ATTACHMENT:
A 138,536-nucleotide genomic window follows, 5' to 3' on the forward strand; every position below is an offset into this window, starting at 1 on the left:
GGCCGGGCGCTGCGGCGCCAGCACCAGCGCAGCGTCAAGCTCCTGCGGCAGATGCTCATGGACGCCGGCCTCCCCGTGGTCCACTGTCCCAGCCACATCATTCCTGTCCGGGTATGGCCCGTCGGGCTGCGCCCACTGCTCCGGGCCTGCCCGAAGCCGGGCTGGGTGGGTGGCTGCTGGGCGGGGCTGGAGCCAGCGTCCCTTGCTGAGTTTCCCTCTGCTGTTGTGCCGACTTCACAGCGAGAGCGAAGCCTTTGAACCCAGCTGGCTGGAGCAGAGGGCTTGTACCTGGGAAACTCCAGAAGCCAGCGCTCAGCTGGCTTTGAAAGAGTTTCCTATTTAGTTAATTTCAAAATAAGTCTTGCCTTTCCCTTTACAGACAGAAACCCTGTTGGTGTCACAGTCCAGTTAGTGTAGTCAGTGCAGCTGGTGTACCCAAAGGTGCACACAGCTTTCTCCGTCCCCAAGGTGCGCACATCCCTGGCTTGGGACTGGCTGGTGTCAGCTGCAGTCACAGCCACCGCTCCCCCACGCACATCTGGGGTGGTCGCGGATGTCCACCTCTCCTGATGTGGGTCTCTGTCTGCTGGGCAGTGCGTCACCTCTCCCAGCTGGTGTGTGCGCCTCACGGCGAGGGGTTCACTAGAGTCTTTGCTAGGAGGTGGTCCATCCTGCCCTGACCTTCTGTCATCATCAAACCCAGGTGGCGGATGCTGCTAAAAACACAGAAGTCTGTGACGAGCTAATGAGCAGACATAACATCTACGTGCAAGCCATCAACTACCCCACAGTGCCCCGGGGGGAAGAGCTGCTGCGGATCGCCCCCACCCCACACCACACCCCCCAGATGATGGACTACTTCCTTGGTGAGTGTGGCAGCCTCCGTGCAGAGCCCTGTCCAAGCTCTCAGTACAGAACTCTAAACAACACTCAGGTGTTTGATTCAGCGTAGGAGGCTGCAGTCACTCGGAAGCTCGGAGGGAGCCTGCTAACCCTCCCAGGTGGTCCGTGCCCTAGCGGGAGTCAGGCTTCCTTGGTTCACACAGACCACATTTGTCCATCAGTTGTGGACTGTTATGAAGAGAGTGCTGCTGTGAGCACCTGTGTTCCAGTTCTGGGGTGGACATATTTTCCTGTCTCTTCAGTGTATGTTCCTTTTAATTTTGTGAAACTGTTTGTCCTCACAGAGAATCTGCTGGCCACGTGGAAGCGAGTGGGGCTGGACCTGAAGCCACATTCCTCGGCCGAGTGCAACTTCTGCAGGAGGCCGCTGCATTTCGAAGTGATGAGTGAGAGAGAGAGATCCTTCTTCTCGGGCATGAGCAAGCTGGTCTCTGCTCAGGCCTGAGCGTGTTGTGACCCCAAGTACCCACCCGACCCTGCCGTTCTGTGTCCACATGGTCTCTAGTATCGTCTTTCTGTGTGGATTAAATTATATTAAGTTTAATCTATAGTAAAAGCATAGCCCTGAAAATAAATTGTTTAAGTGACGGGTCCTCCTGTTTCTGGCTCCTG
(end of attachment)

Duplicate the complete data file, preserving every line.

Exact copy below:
A 138,536-nucleotide genomic window follows, 5' to 3' on the forward strand; every position below is an offset into this window, starting at 1 on the left:
GGCCGGGCGCTGCGGCGCCAGCACCAGCGCAGCGTCAAGCTCCTGCGGCAGATGCTCATGGACGCCGGCCTCCCCGTGGTCCACTGTCCCAGCCACATCATTCCTGTCCGGGTATGGCCCGTCGGGCTGCGCCCACTGCTCCGGGCCTGCCCGAAGCCGGGCTGGGTGGGTGGCTGCTGGGCGGGGCTGGAGCCAGCGTCCCTTGCTGAGTTTCCCTCTGCTGTTGTGCCGACTTCACAGCGAGAGCGAAGCCTTTGAACCCAGCTGGCTGGAGCAGAGGGCTTGTACCTGGGAAACTCCAGAAGCCAGCGCTCAGCTGGCTTTGAAAGAGTTTCCTATTTAGTTAATTTCAAAATAAGTCTTGCCTTTCCCTTTACAGACAGAAACCCTGTTGGTGTCACAGTCCAGTTAGTGTAGTCAGTGCAGCTGGTGTACCCAAAGGTGCACACAGCTTTCTCCGTCCCCAAGGTGCGCACATCCCTGGCTTGGGACTGGCTGGTGTCAGCTGCAGTCACAGCCACCGCTCCCCCACGCACATCTGGGGTGGTCGCGGATGTCCACCTCTCCTGATGTGGGTCTCTGTCTGCTGGGCAGTGCGTCACCTCTCCCAGCTGGTGTGTGCGCCTCACGGCGAGGGGTTCACTAGAGTCTTTGCTAGGAGGTGGTCCATCCTGCCCTGACCTTCTGTCATCATCAAACCCAGGTGGCGGATGCTGCTAAAAACACAGAAGTCTGTGACGAGCTAATGAGCAGACATAACATCTACGTGCAAGCCATCAACTACCCCACAGTGCCCCGGGGGGAAGAGCTGCTGCGGATCGCCCCCACCCCACACCACACCCCCCAGATGATGGACTACTTCCTTGGTGAGTGTGGCAGCCTCCGTGCAGAGCCCTGTCCAAGCTCTCAGTACAGAACTCTAAACAACACTCAGGTGTTTGATTCAGCGTAGGAGGCTGCAGTCACTCGGAAGCTCGGAGGGAGCCTGCTAACCCTCCCAGGTGGTCCGTGCCCTAGCGGGAGTCAGGCTTCCTTGGTTCACACAGACCACATTTGTCCATCAGTTGTGGACTGTTATGAAGAGAGTGCTGCTGTGAGCACCTGTGTTCCAGTTCTGGGGTGGACATATTTTCCTGTCTCTTCAGTGTATGTTCCTTTTAATTTTGTGAAACTGTTTGTCCTCACAGAGAATCTGCTGGCCACGTGGAAGCGAGTGGGGCTGGACCTGAAGCCACATTCCTCGGCCGAGTGCAACTTCTGCAGGAGGCCGCTGCATTTCGAAGTGATGAGTGAGAGAGAGAGATCCTTCTTCTCGGGCATGAGCAAGCTGGTCTCTGCTCAGGCCTGAGCGTGTTGTGACCCCAAGTACCCACCCGACCCTGCCGTTCTGTGTCCACATGGTCTCTAGTATCGTCTTTCTGTGTGGATTAAATTATATTAAGTTTAATCTATAGTAAAAGCATAGCCCTGAAAATAAATTGTTTAAGTGACGGGTCCTCCTGTTTCTGGCTCCTG